Adapting Pippi Longstocking: The 1969 Television Series Moves from Sweden to Italy
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Pippi Longstocking is a great classic of children’s literature. Written in 1945 by the Swedish writer Astrid Lindgren, the novel was published in Italy only in 1958, described as a “permissive and anti-authoritarian book for children”. In fact, while the book soon became a great favourite with young readers, teachers and parents in Sweden, in countries with a different view of parental authority, like Italy, Pippi was naturally perceived as a challenge. Nevertheless, the novel became very famous worldwide and has been adapted several times. One of the most popular adaptations is the Swedish TV series of 1969, which continues to be broadcast worldwide today. The series was directed by Olle Hellbom and starred Inger Nillson as Pippi Longstocking. The present article aims to highlight the dramaturgical construction of this adaptation, from Sweden to Italy, where it was distributed in 1970. The Italian distribution represents an interesting case, as the Italian national broadcaster, RAI, expanded the original thirteen episodes into twenty- one. The eight additional episodes were drawn from two Swedish movies featuring the same cast (Pippi in the South Sea and Pippi on the run, 1970). The fact that Italy decided to broadcast the original TV series while making very important changes in the structure is quite significant, not only dramaturgically, but also from the standpoint of content and ideology. Within the narrative framework of children’s literature, and considering the different contributions made to narrative adaptation processes, my objective is to compare the first thirteen episodes with the following eight, thus underlining the evolution from one country (Sweden) to another (Italy), keeping in mind the original novel and its quite different cultural and historical context. This will show how the choice of adding eight episodes – that are in fact compiled from two different movies – not only changes the dramaturgy of the series but also influences the construction of the characters and, consequently, the idea of childhood expressed in the work.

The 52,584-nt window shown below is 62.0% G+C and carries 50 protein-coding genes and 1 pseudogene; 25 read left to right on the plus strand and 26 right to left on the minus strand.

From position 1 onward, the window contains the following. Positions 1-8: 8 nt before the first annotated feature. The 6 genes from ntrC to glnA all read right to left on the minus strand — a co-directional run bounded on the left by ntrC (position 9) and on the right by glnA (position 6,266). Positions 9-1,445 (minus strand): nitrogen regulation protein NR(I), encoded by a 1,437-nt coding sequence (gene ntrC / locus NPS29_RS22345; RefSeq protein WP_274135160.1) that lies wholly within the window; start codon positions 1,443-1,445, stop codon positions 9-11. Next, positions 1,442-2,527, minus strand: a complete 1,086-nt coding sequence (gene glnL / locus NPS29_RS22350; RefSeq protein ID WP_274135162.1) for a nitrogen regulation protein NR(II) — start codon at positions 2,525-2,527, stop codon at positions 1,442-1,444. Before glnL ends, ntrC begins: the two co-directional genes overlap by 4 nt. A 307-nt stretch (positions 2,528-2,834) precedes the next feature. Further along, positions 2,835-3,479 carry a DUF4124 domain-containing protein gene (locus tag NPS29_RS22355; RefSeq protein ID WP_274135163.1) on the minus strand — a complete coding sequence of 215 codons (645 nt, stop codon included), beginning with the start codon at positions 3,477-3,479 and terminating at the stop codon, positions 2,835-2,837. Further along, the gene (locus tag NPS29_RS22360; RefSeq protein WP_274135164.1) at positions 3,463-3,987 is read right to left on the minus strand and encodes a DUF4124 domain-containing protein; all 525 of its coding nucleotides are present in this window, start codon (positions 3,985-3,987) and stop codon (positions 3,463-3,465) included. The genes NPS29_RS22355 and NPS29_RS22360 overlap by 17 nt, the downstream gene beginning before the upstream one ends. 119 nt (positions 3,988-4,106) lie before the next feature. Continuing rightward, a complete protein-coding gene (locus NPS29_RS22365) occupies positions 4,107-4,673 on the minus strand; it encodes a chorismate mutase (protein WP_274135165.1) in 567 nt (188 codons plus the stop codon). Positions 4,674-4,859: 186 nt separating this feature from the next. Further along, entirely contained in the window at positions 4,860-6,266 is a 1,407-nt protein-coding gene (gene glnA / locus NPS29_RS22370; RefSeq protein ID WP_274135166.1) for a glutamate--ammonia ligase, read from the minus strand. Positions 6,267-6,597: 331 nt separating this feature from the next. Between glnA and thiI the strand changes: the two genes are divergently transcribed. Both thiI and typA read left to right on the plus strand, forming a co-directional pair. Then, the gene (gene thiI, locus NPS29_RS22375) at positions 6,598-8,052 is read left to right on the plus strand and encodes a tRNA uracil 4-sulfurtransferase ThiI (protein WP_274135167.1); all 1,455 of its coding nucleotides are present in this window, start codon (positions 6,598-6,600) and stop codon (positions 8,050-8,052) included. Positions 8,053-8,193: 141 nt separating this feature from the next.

keywordsTV series; children’s literature; adaptation; Sweden; Italy.
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